Next, a confirmatory factor analysis with maximum likelihood estimation was used to model the theoretical domains (individual satisfaction measures) of QOL and their associations to each other based on the QOL conceptual framework of Ferrans (1996), and Tsou and Liu (2001). Our final CFA model took the correlations between job and income satisfaction, and leisure and spiritual satisfactions into account for conceptual reasons (see Fig. 1). The results showed a good fit (Chi-square (18) = 6.878, p < 0.001; TLI = 0.965; CFI = 0.982; RMSEA = 0.04). In general, CFI and TLI greater than 0.95 indicate a good fit and RMSEA less than 0.05 indicates reasonably parsimonious CFA models (Brown 2006). The standardized regression coefficients ranged from 0.70 (family satisfaction) to 0.51 (self-rated health and friendship satisfaction). Thus, the individual satisfaction indicators in this study are strongly related to a factor of QOL and are used in statistical analyses. AMOS software 17.0 was used for all CFA models (Arbuckle 2008).
https://static-content.springer.com/image/art%3A10.1007%2Fs10902-012-9353-3/MediaObjects/10902_2012_9353_Fig1_HTML.gif
Fig. 1

Standardized regression weights in the confirmatory factor analysis. Notes: Maximum likelihood estimation method; QOL quality of life; δ1-7, ε1 and ζ1 represent error terms. All satisfaction measures are in the 5 point Likert scale: (5) Very satisfied; (4) somewhat satisfied; (3) neither; (2) somewhat dissatisfied; (1) very dissatisfied

3.4 Statistical Analysis

A descriptive summary was computed for each measure for all three countries together and each country, separately. A generalized ordinal logit model, or more specifically, partial proportional odds ordinal logistic regression was used to model the log-odds of happiness (i.e., QOL) as a function of demographic, socio-economic and satisfaction-related variables (Long and Freese 2006). We considered the ordinal logistic regression model given the nature of the outcome measure (Hosmer and Lemeshow 2004). However, our preliminary analysis demonstrated a violation of the proportional odds assumption in ordinal logistic regression. The partial proportional model relaxes the proportional odds assumption. Also, this approach allows a more parsimonious model specification than commonly used alternative methods such as multinomial logistic regression. All regression analyses were completed with the gologit2 command in STATA software version 12 (Williams 2006). More details about the gologit2 command and partial proportional odds model are described in Williams (2006). Given systematic missing cases (i.e., job satisfaction for those who were unemployed and marital satisfaction for the unmarried), we examined all models with and without job satisfaction and marital satisfaction measures for happiness and found the results to be consistent in our preliminary analyses. Therefore, our final analysis includes the respondents who were unemployed and unmarried.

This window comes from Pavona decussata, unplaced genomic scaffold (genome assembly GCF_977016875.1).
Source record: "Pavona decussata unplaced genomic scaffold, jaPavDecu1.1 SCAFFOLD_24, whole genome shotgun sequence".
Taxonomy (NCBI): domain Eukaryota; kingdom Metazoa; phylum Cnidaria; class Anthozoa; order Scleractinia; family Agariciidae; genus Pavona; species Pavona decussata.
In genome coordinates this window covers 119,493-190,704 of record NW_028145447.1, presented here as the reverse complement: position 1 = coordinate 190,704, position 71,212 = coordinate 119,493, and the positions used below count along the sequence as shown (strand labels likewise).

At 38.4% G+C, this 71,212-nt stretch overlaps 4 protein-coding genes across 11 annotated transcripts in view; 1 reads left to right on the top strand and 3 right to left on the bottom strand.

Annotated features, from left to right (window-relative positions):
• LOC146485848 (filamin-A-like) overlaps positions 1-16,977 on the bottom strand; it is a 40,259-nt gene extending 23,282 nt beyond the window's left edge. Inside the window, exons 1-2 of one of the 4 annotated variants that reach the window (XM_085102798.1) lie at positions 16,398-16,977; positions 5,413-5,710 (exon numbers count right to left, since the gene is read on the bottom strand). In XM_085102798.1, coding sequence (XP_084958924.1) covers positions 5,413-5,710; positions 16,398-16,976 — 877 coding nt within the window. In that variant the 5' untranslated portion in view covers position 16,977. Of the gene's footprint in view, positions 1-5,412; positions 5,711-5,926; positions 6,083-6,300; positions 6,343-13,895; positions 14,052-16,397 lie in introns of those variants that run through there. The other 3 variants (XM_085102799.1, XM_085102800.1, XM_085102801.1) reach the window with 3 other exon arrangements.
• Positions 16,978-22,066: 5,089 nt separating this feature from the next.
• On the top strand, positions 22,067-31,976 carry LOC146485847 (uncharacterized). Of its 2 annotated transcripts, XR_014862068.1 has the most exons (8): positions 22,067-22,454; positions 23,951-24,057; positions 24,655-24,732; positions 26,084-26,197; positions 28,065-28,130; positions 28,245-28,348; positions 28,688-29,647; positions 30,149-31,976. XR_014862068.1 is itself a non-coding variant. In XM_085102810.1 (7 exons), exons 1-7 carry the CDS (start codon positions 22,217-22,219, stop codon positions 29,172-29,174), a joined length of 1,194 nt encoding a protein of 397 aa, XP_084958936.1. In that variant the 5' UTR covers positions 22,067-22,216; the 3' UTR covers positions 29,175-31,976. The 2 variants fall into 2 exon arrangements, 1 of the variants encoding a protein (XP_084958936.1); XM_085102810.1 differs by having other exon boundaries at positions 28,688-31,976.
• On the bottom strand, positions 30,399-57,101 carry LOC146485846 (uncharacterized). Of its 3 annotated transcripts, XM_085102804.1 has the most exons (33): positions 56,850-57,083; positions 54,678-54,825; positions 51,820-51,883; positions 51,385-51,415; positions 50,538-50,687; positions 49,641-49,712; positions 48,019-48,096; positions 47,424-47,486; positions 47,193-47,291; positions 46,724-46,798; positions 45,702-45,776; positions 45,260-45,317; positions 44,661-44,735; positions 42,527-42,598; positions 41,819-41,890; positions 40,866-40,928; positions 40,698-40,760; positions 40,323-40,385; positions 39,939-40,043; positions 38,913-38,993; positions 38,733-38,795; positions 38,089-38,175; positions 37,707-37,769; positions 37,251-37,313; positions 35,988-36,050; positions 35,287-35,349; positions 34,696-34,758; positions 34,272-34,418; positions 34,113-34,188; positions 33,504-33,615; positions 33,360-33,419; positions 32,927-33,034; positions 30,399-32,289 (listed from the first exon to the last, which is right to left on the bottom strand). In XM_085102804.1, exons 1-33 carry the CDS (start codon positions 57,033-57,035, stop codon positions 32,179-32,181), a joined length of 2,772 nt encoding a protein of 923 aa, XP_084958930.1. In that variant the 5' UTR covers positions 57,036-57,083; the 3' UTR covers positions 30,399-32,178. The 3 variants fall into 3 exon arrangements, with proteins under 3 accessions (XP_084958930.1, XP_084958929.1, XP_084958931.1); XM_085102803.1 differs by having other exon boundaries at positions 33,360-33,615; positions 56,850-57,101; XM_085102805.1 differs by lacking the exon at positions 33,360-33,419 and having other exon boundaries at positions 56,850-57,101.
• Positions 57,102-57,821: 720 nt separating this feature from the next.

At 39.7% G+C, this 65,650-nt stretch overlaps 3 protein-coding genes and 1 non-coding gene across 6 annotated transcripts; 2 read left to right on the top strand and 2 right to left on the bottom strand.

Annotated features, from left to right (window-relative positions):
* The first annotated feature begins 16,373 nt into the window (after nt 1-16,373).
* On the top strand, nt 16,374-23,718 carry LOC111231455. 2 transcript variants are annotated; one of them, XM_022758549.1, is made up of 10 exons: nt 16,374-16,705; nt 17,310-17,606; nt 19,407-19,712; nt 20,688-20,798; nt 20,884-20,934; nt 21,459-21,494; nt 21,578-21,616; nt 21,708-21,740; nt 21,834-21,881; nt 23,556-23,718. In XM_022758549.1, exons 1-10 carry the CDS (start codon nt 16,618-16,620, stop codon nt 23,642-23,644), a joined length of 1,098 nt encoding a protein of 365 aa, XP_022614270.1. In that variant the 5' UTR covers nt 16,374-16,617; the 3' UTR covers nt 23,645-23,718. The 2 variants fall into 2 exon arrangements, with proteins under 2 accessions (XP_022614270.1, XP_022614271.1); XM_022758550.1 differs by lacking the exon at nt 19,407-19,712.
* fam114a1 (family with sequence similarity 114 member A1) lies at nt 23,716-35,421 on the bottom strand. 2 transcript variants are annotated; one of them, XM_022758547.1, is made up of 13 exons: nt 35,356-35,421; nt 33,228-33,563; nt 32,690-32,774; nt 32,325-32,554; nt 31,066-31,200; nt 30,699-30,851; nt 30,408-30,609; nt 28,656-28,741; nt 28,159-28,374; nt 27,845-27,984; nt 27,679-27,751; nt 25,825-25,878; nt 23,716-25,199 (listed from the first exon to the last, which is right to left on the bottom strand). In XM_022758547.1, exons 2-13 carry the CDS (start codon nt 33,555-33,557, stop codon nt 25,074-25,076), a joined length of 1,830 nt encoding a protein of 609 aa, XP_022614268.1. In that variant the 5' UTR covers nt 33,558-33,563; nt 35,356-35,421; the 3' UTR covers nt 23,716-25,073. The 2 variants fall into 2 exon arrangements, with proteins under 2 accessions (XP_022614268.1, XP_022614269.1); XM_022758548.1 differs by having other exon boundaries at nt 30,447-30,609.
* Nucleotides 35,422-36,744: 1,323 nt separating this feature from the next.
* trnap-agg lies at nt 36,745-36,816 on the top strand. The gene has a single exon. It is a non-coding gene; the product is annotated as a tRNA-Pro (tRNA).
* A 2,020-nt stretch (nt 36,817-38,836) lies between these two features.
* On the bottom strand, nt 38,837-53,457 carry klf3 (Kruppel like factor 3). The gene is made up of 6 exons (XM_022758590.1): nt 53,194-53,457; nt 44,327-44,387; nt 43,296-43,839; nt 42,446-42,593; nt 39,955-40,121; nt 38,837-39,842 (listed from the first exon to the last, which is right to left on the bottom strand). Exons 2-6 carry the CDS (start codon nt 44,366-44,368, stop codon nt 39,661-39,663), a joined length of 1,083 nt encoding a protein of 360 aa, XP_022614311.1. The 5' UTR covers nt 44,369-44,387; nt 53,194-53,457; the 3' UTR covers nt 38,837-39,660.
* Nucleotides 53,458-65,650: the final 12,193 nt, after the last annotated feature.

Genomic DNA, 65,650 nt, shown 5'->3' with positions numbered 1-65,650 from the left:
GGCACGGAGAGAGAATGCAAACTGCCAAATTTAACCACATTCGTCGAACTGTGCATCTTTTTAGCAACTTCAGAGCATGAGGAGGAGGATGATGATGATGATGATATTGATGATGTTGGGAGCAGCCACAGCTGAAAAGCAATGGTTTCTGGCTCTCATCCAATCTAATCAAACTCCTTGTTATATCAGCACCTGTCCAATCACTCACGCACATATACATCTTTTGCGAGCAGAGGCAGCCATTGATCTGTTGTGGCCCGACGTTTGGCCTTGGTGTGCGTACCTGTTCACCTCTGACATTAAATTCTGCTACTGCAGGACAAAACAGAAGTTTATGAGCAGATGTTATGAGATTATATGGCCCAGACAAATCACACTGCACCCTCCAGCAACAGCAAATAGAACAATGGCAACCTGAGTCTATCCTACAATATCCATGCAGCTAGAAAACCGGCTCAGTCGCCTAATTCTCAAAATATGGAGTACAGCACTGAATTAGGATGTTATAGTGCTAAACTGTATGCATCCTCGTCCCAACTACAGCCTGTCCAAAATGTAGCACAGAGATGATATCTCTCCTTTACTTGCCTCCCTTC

4 Results

The characteristics of the 2006 AsiaBarometer survey respondents from China, Japan and Korea are shown in Table 1. The respondents reported a mean age of 42 years (SD = 13.3) and approximately three-fourths of them were married. More than half (55 %) of the respondents reported low tertile household income according to each country’s income distribution and were employed (66 %). Overall, about nearly half (42 %) of the respondents expressed being “not happy.” There were significant differences in terms of some characteristics among the three countries. The Japanese respondents were more likely to be older and satisfactorily married than Chinese or Koreans. The Chinese and Korean respondents were more likely to have care needs for their household members and be in the low tertile income group compared to the Japanese. A significantly greater percentage of the Korean respondents reported having a religious affiliation compared to Chinese and Japanese. There was a gradient in educational attainment across three countries, with Japanese having the highest educational attainment followed by Korean and Chinese.
Table 1

Descriptive summary of variables of interest by countries

 

All (N = 4,026)

China (N = 2,000)

Japan (N = 1,003)

Korea (N = 1,023)

Happiness

Very happy (%)

16.24

18.87

15.37

11.96

Quite happy (%)

41.69

39.04

44.31

44.31

Not happy (%)

42.06

42.09

40.32

43.73

Demographic factors

Age

42.07 (13.30)

40.77 (12.69)

44.71 (14.16)

42.02 (13.21)

Female (%)

49.60

49.25

49.95

49.95

Satisfactorily married (%)

55.14

57.20

59.62

46.73

Dissatisfactory married (%)

20.67

21.00

12.66

27.86

Not married (%)

23.77

21.30

27.12

25.32

Care needs in household (%)

10.68

11.80

8.67

10.46

Religious affiliation (%)

34.08

20.22

38.91

56.59

N of household members

3.59 (1.40)

3.68 (1.41)

3.41 (1.52)

3.59 (1.22)

Socio-economic factors

Household income

 High (%)

16.57

16.20

15.95

17.89

 Mid (%)

20.94

15.00

36.89

31.88

 Low (%)

55.22

68.30

22.13

47.61

Educational attainment

 High (%)

34.18

25.85

47.16

37.73

 Mid (%)

34.05

24.40

44.07

43.11

 Low (%)

31.59

49.75

8.18

19.06

N of earners

1.91 (0.98)

2.17 (0.96)

1.75 (1.02)

1.57 (0.84)

Satisfactory employment (%)

27.22

22.50

40.88

23.07

Dissatisfactory employment (%)

39.22

48.25

26.72

33.82

Unemployed (%)

32.71

28.40

30.91

42.91

Satisfaction measures

Leisure satisfaction

3.23 (0.96)

3.12 (0.93)

3.61 (0.93)

3.08 (0.93)

Income satisfaction

3.08 (0.92)

3.04 (0.89)

3.21 (1.00)

3.01 (0.89)

Health satisfaction

3.67 (0.97)

3.67 (0.98)

3.80 (0.95)

3.52 (0.94)

Family satisfaction

3.69 (0.86)

3.61 (0.92)

3.93 (0.74)

3.63 (0.80)

Spiritual satisfaction

3.39 (0.91)

3.33 (0.96)

3.63 (0.83)

3.25 (0.83)

Friendship satisfaction

3.85 (0.80)

3.80 (0.83)

4.05 (0.75)

3.77 (0.75)

Means (SD) for continuous variables and percentages for categorical variables

Some percentages do not add up to 100 % due to missing values

Scores in satisfaction measures range 5 (Very satisfied), 4 (Somewhat satisfied), 3 (Neither), 2 (Somewhat dissatisfied), 1 (Very dissatisfied)